Reading briefly, that sounds like a ton of stuff, but there's so much water under the bridge in 17years and with the industry going so hit-driven, so many lessons to learn and opportunities to make mistakes, we were always going to de-rail occasionally, an important lesson in reminding you that no-one has the midas touch.

I have lost count of the number of CV's I've seen where people have worked on titles that never made it; it's the same in the film industry with tons of actors appearing in many pilots, but rarely any actual released movies. Some games developers went through 1994-2004 with no actual game releases on their CV. It really was a fairly brutal period - you had to be there to understand it.

We've long since stopped making those mistakes - and taking un-necessary punts. It still amuses me (only a little, not a lot) that people are making the same mistakes today; building something because they believe there's a market for it - without any real understanding of the mechanics of getting stuff out there. It really isn't as straight forward as it would seem, even with all the new digital platforms.

People should be applauded for being creative, taking risks and trying something new and brave; it's just that you can't do that when you risk the roof over your family's head, bread on the table etc. I guess the same implications were abound when Andy Davidson headed off after Worms: Directors Cut and the mid-stage of Armageddon; the industry had moved on and Andy didn't understand that, just citing our worries and doubts as obstacles to letting him create what he wanted without question - but Worms was an anomaly, a freak - perhaps one of the very last of it's kind.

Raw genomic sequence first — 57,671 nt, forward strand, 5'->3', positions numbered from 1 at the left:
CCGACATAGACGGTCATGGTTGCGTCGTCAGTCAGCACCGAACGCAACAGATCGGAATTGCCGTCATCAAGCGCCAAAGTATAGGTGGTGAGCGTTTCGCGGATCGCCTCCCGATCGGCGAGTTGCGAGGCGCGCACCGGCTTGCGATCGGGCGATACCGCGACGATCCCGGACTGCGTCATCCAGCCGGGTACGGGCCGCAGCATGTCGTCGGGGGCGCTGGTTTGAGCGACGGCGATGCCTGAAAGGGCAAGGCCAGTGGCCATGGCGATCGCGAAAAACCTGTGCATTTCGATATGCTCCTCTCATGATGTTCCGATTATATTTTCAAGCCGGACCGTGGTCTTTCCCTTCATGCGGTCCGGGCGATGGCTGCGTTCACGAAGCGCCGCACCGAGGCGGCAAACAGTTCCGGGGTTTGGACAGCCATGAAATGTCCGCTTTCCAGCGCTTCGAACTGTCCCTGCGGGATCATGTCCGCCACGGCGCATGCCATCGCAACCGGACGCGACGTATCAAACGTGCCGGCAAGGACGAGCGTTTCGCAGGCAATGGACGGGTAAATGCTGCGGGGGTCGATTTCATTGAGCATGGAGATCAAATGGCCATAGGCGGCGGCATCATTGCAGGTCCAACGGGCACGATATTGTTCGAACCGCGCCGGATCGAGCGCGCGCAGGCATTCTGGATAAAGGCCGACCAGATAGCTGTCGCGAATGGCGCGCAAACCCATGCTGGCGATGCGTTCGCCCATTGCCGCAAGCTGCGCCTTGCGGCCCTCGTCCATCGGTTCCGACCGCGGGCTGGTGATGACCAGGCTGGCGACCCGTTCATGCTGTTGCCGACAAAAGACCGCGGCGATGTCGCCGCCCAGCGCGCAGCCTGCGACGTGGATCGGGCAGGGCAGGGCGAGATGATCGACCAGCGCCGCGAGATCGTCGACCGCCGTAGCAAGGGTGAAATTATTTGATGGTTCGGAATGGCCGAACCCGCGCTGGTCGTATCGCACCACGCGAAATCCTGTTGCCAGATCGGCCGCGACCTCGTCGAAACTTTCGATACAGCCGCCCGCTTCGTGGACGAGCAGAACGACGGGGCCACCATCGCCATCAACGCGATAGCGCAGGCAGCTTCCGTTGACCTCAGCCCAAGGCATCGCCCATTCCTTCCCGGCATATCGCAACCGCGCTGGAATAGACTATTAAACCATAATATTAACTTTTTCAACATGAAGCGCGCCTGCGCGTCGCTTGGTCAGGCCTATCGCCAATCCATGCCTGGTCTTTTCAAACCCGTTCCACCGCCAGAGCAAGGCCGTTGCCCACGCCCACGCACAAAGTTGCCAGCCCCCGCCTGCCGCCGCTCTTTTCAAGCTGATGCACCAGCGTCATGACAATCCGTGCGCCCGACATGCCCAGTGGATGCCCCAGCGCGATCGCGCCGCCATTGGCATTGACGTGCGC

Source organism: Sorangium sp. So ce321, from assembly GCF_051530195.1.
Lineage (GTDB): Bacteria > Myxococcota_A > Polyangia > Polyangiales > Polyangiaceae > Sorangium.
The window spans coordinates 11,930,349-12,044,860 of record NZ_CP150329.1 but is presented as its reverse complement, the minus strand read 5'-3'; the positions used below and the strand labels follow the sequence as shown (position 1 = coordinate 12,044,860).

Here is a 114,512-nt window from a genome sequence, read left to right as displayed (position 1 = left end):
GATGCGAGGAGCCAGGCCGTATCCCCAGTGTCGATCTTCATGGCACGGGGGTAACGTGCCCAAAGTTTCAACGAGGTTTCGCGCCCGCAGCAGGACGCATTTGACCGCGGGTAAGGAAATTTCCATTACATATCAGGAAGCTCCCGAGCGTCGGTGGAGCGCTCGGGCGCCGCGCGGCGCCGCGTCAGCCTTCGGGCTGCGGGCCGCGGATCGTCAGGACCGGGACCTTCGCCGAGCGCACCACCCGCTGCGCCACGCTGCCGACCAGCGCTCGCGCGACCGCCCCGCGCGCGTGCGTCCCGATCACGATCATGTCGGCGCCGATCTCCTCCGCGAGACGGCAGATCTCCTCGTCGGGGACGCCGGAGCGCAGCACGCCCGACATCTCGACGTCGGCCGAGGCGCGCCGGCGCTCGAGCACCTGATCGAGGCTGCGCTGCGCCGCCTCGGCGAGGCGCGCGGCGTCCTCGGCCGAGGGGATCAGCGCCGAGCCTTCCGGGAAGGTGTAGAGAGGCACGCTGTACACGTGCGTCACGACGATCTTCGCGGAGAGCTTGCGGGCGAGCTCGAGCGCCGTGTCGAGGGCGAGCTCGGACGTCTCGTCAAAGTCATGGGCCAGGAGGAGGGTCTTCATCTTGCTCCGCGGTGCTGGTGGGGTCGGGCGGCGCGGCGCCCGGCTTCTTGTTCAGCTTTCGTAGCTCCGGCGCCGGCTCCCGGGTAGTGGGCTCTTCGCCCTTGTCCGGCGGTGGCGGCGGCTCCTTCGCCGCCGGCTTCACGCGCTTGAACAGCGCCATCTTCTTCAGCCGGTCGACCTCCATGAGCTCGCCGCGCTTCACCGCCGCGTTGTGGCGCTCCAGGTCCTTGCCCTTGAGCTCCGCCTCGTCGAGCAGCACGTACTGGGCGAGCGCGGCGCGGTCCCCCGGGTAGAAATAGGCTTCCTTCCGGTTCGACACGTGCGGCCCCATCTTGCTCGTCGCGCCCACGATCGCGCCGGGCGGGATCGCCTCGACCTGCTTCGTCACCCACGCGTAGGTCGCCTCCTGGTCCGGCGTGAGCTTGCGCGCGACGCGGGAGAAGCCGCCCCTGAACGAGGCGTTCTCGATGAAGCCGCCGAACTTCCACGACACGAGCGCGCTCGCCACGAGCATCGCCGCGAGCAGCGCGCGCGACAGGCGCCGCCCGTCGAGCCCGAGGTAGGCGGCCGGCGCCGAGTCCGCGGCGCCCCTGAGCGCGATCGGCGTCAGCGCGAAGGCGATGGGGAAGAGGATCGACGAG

Above all, the great shame is the opportunity cost of all this, the fact that you see a group of people go off to rule the world and create something marvellous; only to collapse 2-3 years later after a ton of effort, a stack of money and ultimately 6-7 man-years down the pan.

The money is not important, not really, it's the time you'll never get back and it takes some experience in life to understand that time is the only resource that matters - so don't bloody waste it. It'll be over before you know it.

The above rant is in relation to a group who split from T17 around the end of the 2d series of Worms around 2001, to do their own thing. I'm not bitter about it one bit, it's just a shame to have foreseen how it would all go; something I took no pleasure in and often shook my head - not because of their abilities but because the market was so very, very difficult.

And as is the case today, talent only goes so far - it is not guarantee of immediate commercial success, however unfortunate that might be. We lost some good people - and they lost their way, the industry, Team17 and gaming in general robbed of some quality folk - but that's life as they say - they'll sure as hell not make the same mistake(s) again.

1 comment:

Anonymous said...

Jeez, for some reason I've been trawling around the internet, looking at the past.

Anyway, I was gutted at the time when Pussies Galore was cancelled; maybe angry at the time... But when I think about it, T17 had no choice at the time to cancel those projects on the Amiga - the market was dying out.

I agree with Martyn's point of view on this. That was a real rough period for the industry at the time; I struggled for a couple of years but like anything else things work out in the end.

And now I live in Australia, still in the games industry, working on mobile/handheld platforms, and part owner of a development studio...

I'd like to say one thing, when T17 cancelled the project, we were treated very well, and were basically paid off - I'll tell you one thing, that will never happen in the industry now. Anyway Martyn, thanks for doing that.

Andy Coates